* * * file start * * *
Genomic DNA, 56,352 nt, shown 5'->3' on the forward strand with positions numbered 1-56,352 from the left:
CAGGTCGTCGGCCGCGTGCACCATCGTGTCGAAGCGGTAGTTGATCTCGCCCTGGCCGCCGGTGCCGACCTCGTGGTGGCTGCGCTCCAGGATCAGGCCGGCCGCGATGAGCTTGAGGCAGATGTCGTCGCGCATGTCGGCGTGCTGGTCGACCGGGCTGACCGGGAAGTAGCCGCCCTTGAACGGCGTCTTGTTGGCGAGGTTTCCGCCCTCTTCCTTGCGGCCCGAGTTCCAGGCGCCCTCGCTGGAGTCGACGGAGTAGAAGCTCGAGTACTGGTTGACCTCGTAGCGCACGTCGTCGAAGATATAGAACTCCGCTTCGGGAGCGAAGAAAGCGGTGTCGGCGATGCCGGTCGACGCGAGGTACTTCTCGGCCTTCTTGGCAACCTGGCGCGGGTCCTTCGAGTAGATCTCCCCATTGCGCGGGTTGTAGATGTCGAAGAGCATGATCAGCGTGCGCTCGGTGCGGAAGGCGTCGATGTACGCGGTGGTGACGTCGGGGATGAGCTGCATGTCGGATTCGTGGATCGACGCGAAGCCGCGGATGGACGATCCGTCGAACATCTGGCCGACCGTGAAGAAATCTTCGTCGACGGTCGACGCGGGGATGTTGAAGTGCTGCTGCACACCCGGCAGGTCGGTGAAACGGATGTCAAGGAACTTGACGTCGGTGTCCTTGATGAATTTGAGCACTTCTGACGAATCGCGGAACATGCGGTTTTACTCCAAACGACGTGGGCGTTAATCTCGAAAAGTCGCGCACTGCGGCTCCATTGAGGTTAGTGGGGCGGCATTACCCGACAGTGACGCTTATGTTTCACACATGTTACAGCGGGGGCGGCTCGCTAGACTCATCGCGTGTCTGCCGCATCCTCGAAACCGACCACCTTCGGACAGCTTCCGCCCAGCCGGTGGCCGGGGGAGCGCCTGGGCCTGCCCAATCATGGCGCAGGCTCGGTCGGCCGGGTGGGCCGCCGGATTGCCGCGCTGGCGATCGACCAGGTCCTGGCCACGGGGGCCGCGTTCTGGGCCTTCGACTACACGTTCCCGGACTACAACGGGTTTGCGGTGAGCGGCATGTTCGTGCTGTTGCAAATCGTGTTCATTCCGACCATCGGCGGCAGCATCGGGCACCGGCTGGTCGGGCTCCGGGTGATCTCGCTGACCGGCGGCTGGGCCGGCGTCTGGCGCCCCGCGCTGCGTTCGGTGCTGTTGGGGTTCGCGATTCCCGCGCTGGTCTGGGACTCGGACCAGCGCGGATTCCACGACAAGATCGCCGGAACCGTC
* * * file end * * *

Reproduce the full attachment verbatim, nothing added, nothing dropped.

Genomic DNA, 56,352 nt, shown 5'->3' on the forward strand with positions numbered 1-56,352 from the left:
CAGGTCGTCGGCCGCGTGCACCATCGTGTCGAAGCGGTAGTTGATCTCGCCCTGGCCGCCGGTGCCGACCTCGTGGTGGCTGCGCTCCAGGATCAGGCCGGCCGCGATGAGCTTGAGGCAGATGTCGTCGCGCATGTCGGCGTGCTGGTCGACCGGGCTGACCGGGAAGTAGCCGCCCTTGAACGGCGTCTTGTTGGCGAGGTTTCCGCCCTCTTCCTTGCGGCCCGAGTTCCAGGCGCCCTCGCTGGAGTCGACGGAGTAGAAGCTCGAGTACTGGTTGACCTCGTAGCGCACGTCGTCGAAGATATAGAACTCCGCTTCGGGAGCGAAGAAAGCGGTGTCGGCGATGCCGGTCGACGCGAGGTACTTCTCGGCCTTCTTGGCAACCTGGCGCGGGTCCTTCGAGTAGATCTCCCCATTGCGCGGGTTGTAGATGTCGAAGAGCATGATCAGCGTGCGCTCGGTGCGGAAGGCGTCGATGTACGCGGTGGTGACGTCGGGGATGAGCTGCATGTCGGATTCGTGGATCGACGCGAAGCCGCGGATGGACGATCCGTCGAACATCTGGCCGACCGTGAAGAAATCTTCGTCGACGGTCGACGCGGGGATGTTGAAGTGCTGCTGCACACCCGGCAGGTCGGTGAAACGGATGTCAAGGAACTTGACGTCGGTGTCCTTGATGAATTTGAGCACTTCTGACGAATCGCGGAACATGCGGTTTTACTCCAAACGACGTGGGCGTTAATCTCGAAAAGTCGCGCACTGCGGCTCCATTGAGGTTAGTGGGGCGGCATTACCCGACAGTGACGCTTATGTTTCACACATGTTACAGCGGGGGCGGCTCGCTAGACTCATCGCGTGTCTGCCGCATCCTCGAAACCGACCACCTTCGGACAGCTTCCGCCCAGCCGGTGGCCGGGGGAGCGCCTGGGCCTGCCCAATCATGGCGCAGGCTCGGTCGGCCGGGTGGGCCGCCGGATTGCCGCGCTGGCGATCGACCAGGTCCTGGCCACGGGGGCCGCGTTCTGGGCCTTCGACTACACGTTCCCGGACTACAACGGGTTTGCGGTGAGCGGCATGTTCGTGCTGTTGCAAATCGTGTTCATTCCGACCATCGGCGGCAGCATCGGGCACCGGCTGGTCGGGCTCCGGGTGATCTCGCTGACCGGCGGCTGGGCCGGCGTCTGGCGCCCCGCGCTGCGTTCGGTGCTGTTGGGGTTCGCGATTCCCGCGCTGGTCTGGGACTCGGACCAGCGCGGATTCCACGACAAGATCGCCGGAACCGTC